September 17: Value Function Iteration+Discretization and LQ
I explained how to solve a DP problem with VFI by entirely discretizing the state space. Next, I explained the linear-quadratic approach, our first step towards local solution methods that we will discuss thoroughly next week. [For VFI, read chapter 4 in the HM book. For LQ read chapter 2 by Diaz-Jimenez in the MS book, and sections 2.2-2.3 in the HM book]
Homework 3 (due next Thursday)

September 24: Local Approximations
I gave an overview of linearization methods and explained the method of undetermined coefficients. I then outlined how to write a Dynare code. Read HM chapter 2 and J section IV

Slides on linearization methods

Homework 4 (Victoria will present)

October 1: Perturbation methods
 Today we had a short class because of my lunch talk. I briefly discussed higher order perturbation, pruning, and OCCBIN.
Read HM chapter 2 and J section IV

Slides on Perturbation methods

Homework 5

October 8: Finite-Element methods
We talked about interpolation of known functions, and presented various examples of splines. We discussed how to solve the income fluctuation problem through piece-wise linear approximation and also presented the endogenous grid method. Read MF chapter 6, Judd ch. 6, HM chapter 6

Homework 6

October 15: Spectral Methods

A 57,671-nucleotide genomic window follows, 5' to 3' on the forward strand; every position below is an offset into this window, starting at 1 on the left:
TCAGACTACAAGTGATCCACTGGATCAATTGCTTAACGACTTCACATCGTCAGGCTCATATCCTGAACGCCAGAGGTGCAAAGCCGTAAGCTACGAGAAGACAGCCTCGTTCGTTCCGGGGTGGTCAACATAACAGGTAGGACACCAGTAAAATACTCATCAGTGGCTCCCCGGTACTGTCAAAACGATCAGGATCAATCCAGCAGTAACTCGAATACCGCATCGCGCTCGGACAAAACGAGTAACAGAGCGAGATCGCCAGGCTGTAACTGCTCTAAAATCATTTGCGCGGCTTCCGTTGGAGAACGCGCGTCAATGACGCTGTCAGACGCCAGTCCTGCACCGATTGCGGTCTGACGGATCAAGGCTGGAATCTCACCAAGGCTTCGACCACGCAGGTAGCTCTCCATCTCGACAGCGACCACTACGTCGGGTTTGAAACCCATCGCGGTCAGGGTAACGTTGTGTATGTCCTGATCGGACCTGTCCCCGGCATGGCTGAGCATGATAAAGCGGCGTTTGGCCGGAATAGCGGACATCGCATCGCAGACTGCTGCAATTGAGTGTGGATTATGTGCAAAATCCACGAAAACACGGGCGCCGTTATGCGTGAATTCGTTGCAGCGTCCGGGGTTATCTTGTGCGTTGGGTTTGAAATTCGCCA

We discussed spectral methods, Chebyshev polynomials and how to apply weighted residual methods with Chebyshev polynomials to the income fluctuation problem (including how to deal with constraints).
Read Judd ch. 6, McGrattan's chapter in the Marimon-Scott book (ch. 6), HM chapter 11
Slides on Global methods (Part 2)

Bonus material from last year (some of which can be useful for the homework):

Slides on Computational basics and differentiation

Slides on Root-finding methods

Slides on Numerical Integration  

Slides on Optimization 

October 22: Envelope methods, accuracy criteria and computation of invariant distribution
I presented the envelope method and discussed the use of accuracy checks. Next, we started thinking about how to compute the invariant distribution
in a model with a continuum of agents.
Read HM chapter 7

Slides on approximating the stationary distribution

October 29: Computing equilibrium in models with idiosyncratic and aggregate shocks (part 1)
I described the Krusell-Smith (1998) economy, outlined the KS algorithm and discussed accuracy tests for the solution. Next week we'll study the case where there is a market to clear at every step of the simulation (slides already in here).
Read HM 8.3-8.5

Homework 8   the last one!

November 5: Liquid-illiquid asset models with application to fiscal policy
I started to present my papers with Kaplan. The slides also contain a section on how to generalize the EGM to models with multiple assets and discrete choices.

Slides on model with two assets

November 12: G and transfer multipliers in heterogeneous-agents models
I talked about fiscal multipliers in neoclassical and New-Keynesian versions of heterogeneous agents models.

Slides on fiscal multipliers

December 3-10: Continuous time tools to solve heterogeneous-agent models and HANK
In these two classes I presented some useful tools to solve continuous time versions of the income-fluctuation problem and of a Huggett economy. Classes were based on the material developed by Ben Moll. Then, I presented my paper with Kaplan and Moll on monetary policy in HANK (the paper is in the Google drive folder).

Thanks for attending!